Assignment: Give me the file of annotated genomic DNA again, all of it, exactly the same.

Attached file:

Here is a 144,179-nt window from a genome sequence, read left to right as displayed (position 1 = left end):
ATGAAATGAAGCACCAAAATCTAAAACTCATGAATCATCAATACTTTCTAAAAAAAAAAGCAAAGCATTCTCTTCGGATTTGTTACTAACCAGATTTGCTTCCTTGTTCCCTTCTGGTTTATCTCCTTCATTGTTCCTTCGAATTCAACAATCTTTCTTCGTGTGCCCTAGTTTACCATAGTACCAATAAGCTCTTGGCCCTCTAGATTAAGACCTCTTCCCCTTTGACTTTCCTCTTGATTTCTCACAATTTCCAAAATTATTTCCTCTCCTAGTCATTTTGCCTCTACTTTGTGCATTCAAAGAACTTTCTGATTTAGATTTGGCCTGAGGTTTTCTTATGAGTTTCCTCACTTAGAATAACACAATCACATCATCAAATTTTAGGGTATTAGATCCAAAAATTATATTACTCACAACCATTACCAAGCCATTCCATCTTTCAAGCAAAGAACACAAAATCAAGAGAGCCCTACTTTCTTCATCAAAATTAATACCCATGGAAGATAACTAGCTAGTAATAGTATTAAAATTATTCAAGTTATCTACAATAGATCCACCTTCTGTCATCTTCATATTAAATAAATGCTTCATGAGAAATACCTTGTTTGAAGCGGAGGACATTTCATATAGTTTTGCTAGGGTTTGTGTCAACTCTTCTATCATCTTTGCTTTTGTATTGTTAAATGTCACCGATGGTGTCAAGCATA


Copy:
Here is a 144,179-nt window from a genome sequence, read left to right as displayed (position 1 = left end):
ATGAAATGAAGCACCAAAATCTAAAACTCATGAATCATCAATACTTTCTAAAAAAAAAAGCAAAGCATTCTCTTCGGATTTGTTACTAACCAGATTTGCTTCCTTGTTCCCTTCTGGTTTATCTCCTTCATTGTTCCTTCGAATTCAACAATCTTTCTTCGTGTGCCCTAGTTTACCATAGTACCAATAAGCTCTTGGCCCTCTAGATTAAGACCTCTTCCCCTTTGACTTTCCTCTTGATTTCTCACAATTTCCAAAATTATTTCCTCTCCTAGTCATTTTGCCTCTACTTTGTGCATTCAAAGAACTTTCTGATTTAGATTTGGCCTGAGGTTTTCTTATGAGTTTCCTCACTTAGAATAACACAATCACATCATCAAATTTTAGGGTATTAGATCCAAAAATTATATTACTCACAACCATTACCAAGCCATTCCATCTTTCAAGCAAAGAACACAAAATCAAGAGAGCCCTACTTTCTTCATCAAAATTAATACCCATGGAAGATAACTAGCTAGTAATAGTATTAAAATTATTCAAGTTATCTACAATAGATCCACCTTCTGTCATCTTCATATTAAATAAATGCTTCATGAGAAATACCTTGTTTGAAGCGGAGGACATTTCATATAGTTTTGCTAGGGTTTGTGTCAACTCTTCTATCATCTTTGCTTTTGTATTGTTAAATGTCACCGATGGTGTCAAGCATA